Tag Archives: Australian wildflowers

It’s a Great Season for Epacris

13 Oct
Epacris

Epacris

Right now, the Epacris is in flower, and to my mind it’s never looked better!

Its sight is one of the highlights of a walk in the bush. It grows beautifully, right beside the river where I swim.

Such a pretty, Australian wildflower …

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Springtime in the Australian Bush

5 Sep
Springtime in the Bush

Springtime in the Bush

 

It’s easy to tell it’s Springtime in the bush. It’s the only time one ever sees in such abundance this lovely white-flowered creeper in bloom. It’s common name is Old Man’s Beard, but purists call it Clematis glycinoides. It starts to flower in August, reaching it full potential weeks later. But alas, it finishes its display in September. A brief but most welcome show!

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Australian Wildflowers : Here’s More

15 Oct

Tiny white flowers growing near the river

Purple wildflower

A rare park flower

Unfortunately I’m not a botanist, and, since identifying plants solely from reference books is both difficult and potentially flawed, when in doubt I’ll leave it to others to put names to flowers.

Certainly, you don’t need specialist or even general knowledge of such flora to appreciate their beauty. Whether understated and subtle, or unashamedly spectacular, our wildflowers have their own appeal.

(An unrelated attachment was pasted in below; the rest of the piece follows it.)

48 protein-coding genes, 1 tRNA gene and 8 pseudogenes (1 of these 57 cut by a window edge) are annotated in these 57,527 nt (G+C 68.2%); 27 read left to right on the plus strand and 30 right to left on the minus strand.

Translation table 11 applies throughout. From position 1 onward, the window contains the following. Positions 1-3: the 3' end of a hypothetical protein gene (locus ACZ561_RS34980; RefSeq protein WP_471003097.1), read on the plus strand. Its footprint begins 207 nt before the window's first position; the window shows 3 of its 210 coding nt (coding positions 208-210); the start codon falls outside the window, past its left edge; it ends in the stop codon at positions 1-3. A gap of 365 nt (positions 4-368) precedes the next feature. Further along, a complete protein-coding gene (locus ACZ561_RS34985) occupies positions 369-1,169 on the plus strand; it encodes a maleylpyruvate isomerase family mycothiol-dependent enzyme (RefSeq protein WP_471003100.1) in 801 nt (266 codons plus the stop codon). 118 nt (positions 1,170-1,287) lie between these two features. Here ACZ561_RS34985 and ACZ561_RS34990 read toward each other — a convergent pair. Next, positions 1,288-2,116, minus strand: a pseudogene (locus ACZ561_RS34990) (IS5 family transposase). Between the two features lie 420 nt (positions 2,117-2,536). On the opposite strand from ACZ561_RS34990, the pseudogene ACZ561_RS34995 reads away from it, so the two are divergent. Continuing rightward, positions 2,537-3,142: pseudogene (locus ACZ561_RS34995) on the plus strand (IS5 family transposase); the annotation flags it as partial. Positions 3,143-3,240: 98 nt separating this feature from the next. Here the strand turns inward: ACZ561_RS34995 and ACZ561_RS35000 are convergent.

These photos have been taken during recent weeks in Sydney, Australia.

Next time you’re in native parkland, why not make a special effort to keep your eyes peeled for our charming native flowering plants? Who knows what you will find!

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Wildflowers of Australia: Simply Beautiful!

12 Oct

Lomandra

Flannel flowers

There’s something special about wildflowers. In essence, it’s that they are as nature intended: not meddled with by human hands. Therefore, their beauty is intrinsic, not cultivated.

Here, I’ve chosen two entirely different types to show you. First,  Lomandra, with the river in the background. I’ll admit they have almost certainly been planted: nevertheless they are rather unusual, attractive and useful natives. Their impressive spikes offer important protection for wildlife, and their flowers exude a kind of subtle beauty, along with an unusual perfume.

Second, the genuine article: Flannel flowers, scattered here and there, with Mother Nature as their guide.Their grey leaves blend perfectly with their cream-coloured flowers. Interestingly, their ‘petals’ are not what they seem: they’re actually bracts surrounding clusters of insignificant flowers. Perhaps surprisingly, Flannel Flowers are related to carrots and celery!

As I go through our native park-lands, I’ll keep my eyes open for other awesome Australian wildflowers to show you!